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11 arrested on hijacked Malaysian ship

KUALA LUMPUR: Vietnamese authorities have arrested 11 suspected pirates aboard a chemical tanker after the first hijacking of a vessel en route to Malaysia’s Borneo island in years, the International Maritime Bureau (IMB) said yesterday.
Pirate attacks off Malaysia have dropped in recent years, following stepped-up patrols and co-operation with neighboring countries to secure the region’s waterways.
“IMB hopes that the authorities will take action and investigate the incident to contain and stop this type of menace,” said Noel Choong, head of the bureau’s Kuala Lumpur-based piracy reporting center.
The Malaysian-owned vessel lost communication on Saturday after leaving the country’s southern Johor state, Choong said.
The vessel was likely attacked in the South China Sea, he said, adding that the IMB, which sent out an alert to help locate the tanker, was still waiting for further details.
Vietnamese marine authorities managed to intercept the tanker on Thursday, arresting 11 suspects. The pirates had changed the ship’s name and were flying a Honduran flag.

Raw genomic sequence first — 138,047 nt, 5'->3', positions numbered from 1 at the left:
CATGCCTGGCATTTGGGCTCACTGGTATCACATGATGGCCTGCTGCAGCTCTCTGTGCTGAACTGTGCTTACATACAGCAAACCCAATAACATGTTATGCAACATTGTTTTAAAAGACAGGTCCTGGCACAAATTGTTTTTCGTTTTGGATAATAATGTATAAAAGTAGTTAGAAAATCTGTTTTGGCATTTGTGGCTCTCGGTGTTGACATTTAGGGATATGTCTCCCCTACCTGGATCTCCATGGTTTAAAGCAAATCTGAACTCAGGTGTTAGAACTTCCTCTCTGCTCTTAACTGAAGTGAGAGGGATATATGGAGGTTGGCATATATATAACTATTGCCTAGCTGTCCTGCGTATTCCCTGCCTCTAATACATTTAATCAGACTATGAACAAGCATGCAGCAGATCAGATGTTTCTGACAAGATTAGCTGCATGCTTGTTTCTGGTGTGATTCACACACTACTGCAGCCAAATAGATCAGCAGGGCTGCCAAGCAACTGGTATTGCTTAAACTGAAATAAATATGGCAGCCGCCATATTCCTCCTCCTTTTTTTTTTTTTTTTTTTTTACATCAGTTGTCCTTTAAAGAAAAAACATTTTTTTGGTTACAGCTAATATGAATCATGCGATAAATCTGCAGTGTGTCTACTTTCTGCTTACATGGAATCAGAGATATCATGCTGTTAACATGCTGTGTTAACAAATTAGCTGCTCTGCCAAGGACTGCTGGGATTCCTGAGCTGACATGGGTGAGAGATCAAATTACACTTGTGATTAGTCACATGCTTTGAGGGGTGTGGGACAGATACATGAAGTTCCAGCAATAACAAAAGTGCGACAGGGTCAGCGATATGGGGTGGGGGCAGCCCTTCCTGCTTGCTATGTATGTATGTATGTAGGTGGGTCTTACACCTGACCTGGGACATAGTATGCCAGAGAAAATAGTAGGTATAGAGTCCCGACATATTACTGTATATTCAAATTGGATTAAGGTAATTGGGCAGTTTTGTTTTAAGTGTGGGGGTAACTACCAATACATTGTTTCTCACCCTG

The tanker’s nine crew members were released at sea on Wednesday by the pirates, said Choong, adding the crew were all safe after being rescued by local fishermen.
Vietnam’s Tuoi Tre News reported the sailors, five from Myanmar and four from Indonesia, had been forced onto a life raft.

Vietnamese authorities could not immediately comment on the case when contacted, while the Malaysian owner of the vessel, named Zafirah, could not be reached.
The maritime bureau praised Vietnamese and Malaysian authorities for their efforts.
“Ships sailing in the region should maintain anti-piracy watches especially at night in Asian waters,” Choong said.
In October, four Indonesian suspected pirates were arrested for trying to hijack a tugboat and barge off Malaysia’s Sarawak state. Choong said authorities were still investigating that case.
The United Nations this week called for stronger prosecutions of pirates and more action by shipping companies to deter bandits at sea.
The body’s deputy secretary general said while attacks this year had been reduced off the coast of Somalia, a piracy hot spot, numbers could take off again unless countries take action.
According to International Maritime Organization (IMO) figures, there were 291 attacks against ships in the first 10 months of the year and 293 crew still being held hostage.
East Africa, West Africa and Asia-Pacific are the worst hit zones.